Page:Mistral - Mirèio. A Provençal poem.djvu/263

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Canto XII.]

"Dear father, if a moth shall sometime fly
About your lamp at night, that will be I.
But see! the Saints are standing on the prow!
They wait. I 'm coming in a moment now!
Slowly I move, good Saints, for I am ailing."
"It is too much!" the mother brake out, wailing.

"Oh, stay with me! I cannot let you die.
And, when you 're well, Mirèio, by and by
We 'll go some day to Aunt Aurano's, dear,
And carry pomegranates. Do you hear?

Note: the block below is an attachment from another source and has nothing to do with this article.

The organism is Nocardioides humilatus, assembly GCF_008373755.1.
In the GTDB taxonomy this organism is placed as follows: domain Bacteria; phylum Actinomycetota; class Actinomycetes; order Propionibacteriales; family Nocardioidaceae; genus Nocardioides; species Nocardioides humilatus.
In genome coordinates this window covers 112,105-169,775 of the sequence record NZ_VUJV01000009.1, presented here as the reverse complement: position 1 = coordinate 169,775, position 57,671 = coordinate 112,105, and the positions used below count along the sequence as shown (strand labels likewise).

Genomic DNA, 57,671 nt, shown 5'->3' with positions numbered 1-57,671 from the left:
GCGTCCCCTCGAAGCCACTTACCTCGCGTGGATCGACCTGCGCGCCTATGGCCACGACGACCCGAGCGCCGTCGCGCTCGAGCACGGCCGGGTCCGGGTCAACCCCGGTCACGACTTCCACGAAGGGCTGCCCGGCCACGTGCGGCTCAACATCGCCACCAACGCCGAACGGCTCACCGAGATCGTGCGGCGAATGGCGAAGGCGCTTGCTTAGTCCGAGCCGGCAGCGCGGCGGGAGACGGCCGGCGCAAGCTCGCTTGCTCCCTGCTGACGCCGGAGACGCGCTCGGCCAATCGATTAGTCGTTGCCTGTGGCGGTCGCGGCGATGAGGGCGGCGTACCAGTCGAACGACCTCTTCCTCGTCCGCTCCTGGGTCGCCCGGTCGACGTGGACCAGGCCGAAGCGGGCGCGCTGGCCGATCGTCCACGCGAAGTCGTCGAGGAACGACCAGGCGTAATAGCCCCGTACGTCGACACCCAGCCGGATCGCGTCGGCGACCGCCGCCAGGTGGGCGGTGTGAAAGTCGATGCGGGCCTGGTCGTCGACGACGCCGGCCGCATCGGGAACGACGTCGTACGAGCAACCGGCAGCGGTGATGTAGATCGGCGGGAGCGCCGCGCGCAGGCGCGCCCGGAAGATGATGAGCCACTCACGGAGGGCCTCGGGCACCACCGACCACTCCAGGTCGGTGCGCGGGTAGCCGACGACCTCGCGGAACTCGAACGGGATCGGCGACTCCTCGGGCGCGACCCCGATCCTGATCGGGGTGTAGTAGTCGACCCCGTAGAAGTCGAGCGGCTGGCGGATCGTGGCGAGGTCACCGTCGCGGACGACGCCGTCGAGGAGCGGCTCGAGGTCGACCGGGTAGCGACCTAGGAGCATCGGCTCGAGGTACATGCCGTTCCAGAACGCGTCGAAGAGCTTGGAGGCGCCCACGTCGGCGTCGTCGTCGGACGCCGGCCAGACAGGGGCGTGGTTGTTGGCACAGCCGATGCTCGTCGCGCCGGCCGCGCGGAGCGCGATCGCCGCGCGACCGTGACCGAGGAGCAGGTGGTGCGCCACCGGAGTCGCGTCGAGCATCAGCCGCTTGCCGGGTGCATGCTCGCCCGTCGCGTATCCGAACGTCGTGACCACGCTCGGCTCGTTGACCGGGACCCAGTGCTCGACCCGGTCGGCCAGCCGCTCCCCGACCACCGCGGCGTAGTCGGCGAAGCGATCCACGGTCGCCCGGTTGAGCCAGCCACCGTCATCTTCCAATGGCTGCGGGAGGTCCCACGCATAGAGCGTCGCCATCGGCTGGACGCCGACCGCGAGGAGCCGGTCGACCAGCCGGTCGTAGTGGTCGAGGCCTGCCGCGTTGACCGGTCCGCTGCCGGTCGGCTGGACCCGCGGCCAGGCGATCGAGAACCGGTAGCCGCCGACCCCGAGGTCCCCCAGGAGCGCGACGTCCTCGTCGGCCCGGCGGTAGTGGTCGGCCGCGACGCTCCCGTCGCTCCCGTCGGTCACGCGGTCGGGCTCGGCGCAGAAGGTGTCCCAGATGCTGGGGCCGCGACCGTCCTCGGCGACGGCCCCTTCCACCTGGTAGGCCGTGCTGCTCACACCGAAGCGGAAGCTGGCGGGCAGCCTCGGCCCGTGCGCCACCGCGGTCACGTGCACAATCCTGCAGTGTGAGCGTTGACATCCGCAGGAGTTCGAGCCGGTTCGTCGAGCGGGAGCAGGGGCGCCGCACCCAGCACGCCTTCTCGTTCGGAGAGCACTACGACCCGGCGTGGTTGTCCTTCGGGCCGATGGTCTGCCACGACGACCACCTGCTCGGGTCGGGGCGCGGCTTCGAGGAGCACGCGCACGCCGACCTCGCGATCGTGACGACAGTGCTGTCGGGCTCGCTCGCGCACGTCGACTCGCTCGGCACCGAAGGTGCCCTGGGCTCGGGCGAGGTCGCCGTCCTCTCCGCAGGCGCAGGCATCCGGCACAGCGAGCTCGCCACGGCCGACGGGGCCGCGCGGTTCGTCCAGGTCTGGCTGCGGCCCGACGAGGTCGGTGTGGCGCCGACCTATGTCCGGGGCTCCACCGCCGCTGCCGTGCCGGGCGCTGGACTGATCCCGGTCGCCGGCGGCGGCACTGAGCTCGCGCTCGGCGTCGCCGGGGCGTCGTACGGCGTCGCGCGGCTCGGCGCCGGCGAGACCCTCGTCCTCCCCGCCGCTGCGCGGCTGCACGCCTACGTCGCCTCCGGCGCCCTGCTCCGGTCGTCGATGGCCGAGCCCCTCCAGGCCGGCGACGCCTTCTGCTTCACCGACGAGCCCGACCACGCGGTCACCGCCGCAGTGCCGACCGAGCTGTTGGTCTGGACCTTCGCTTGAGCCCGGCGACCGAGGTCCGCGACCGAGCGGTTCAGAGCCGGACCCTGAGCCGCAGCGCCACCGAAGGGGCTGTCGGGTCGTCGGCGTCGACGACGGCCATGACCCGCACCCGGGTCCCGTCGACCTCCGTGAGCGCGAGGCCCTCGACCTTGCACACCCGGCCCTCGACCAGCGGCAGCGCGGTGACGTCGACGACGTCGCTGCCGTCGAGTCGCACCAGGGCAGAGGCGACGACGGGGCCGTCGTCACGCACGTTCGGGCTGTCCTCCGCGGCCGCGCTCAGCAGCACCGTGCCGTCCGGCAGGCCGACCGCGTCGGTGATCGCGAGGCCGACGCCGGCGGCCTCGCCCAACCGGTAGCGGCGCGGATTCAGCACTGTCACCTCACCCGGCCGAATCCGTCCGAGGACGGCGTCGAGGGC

Maiano is not distant from our home;
And, in one day, one may both go and come."

"Not very distant, mother,—that I know;
But all alone thou wilt the journey go!
Now give me my white raiment, mother mine.
Oh, how the mantles of the Maries shine!
Sawest thou ever such a dazzling sight?
The snow upon the hillsides is less white!"

"O thou," cried the dark weaver, "who didst ope
The palace of thy love to me, my hope,
My queen, my all! A blossoming alms thou gavest;
The mire of my low life in thine thou lavest,
Till it shines like a mirror, and dost place
Me in eternal honor by thy grace.